4724 California: How the project at the ex-Petco site is evolving

July 31, 2012 at 12:52 pm | In Development, West Seattle news | 44 Comments

By Tracy Record
West Seattle Blog editor

Tomorrow, the Junction development at, and known as, 4724 California will mark a milestone, officially applying to the city for its Master Use Permit.

That step was enabled by its preliminary approval from the Southwest Design Review Board at the Early Design Guidance meeting two months ago (WSB coverage here). And while its second, and potentially final, design review isn’t expected till fall, the project team has just put together a look at how its design is evolving as of this “waypoint.”

The update was shown to and discussed with a small group of community members late last week. After hearing in advance about the planned informal discussion, we requested, and received, permission to cover it. In addition to a look at the in-progress design, we also learned new details about the overall plan and timetable.

First, backstory in case you hadn’t heard about this development:

Petco closed this location last November and moved to Capco Plaza at 41st/Alaska. The California SW space was empty until Sound Advertising Group moved in a few months later, while making it clear that it’s an interim tenant for the space. In April, a reader tip led us to a filing for a 7-story development at the site (first story here) with about 100 residential units. In the ensuing week and a half, we published followup stories with development representatives (here) and an executive of The Wolff Company, which is buying the site (here).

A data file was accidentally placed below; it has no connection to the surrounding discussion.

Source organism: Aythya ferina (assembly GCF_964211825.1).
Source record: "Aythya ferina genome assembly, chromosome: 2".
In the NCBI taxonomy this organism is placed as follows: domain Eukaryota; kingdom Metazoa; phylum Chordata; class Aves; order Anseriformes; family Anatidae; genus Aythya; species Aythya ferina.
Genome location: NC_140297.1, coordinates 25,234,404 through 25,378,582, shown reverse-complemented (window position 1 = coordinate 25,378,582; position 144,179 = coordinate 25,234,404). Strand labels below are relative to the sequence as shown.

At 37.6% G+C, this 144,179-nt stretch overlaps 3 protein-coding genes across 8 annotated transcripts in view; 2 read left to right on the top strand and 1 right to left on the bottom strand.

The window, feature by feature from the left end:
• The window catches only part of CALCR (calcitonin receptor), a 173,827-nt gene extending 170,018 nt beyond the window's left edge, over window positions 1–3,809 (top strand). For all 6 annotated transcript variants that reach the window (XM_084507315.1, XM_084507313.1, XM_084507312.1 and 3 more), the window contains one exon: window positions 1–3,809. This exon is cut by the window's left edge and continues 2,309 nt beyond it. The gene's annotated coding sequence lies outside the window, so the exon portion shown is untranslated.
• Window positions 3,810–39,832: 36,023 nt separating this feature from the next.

A month later, they took the project to the Design Review Board. And some of the recommendations have already found their way into the interim design, as shown by the project team, which outnumbered the community members – three from architecture firm Weber Thompson, three from the development team, one from Wolff, and Jeanne Muir, serving as a facilitator/community liaison.

The “here’s where we are in the process meeting” was led by architect Jeff Bates from Weber Thompson, who showed a few of the in-progress views – including this one:

They chose to give up “some leasable space,” the project team says, to add some features: A loading dock so the retail tenants can be serviced from the alley; ground-level setback for some public space, possibly coffee-shop tables, on a 16-foot setback (10 feet more than the rest of the building’s California frontage); a 10-foot setback for the third floor and higher, past the “tower” element on the northwest side of the building, and the top story has an additional two-foot setback. The two-story-high “retail space” will feature bricks. The “tower” section is not angled.

The 5,000 square feet of ground-floor retail space, with 15-foot ceilings, hasn’t been officially divided, but three-fourths of it will appear from the street as if it’s three “bays” of 1,200 square feet each. The developers stressed, “We don’t want to put a national tenant in there” – they are hoping the spaces will be right for locally rooted businesses. The building facade along the future storefronts now has a canopy (as shown in the rendering above).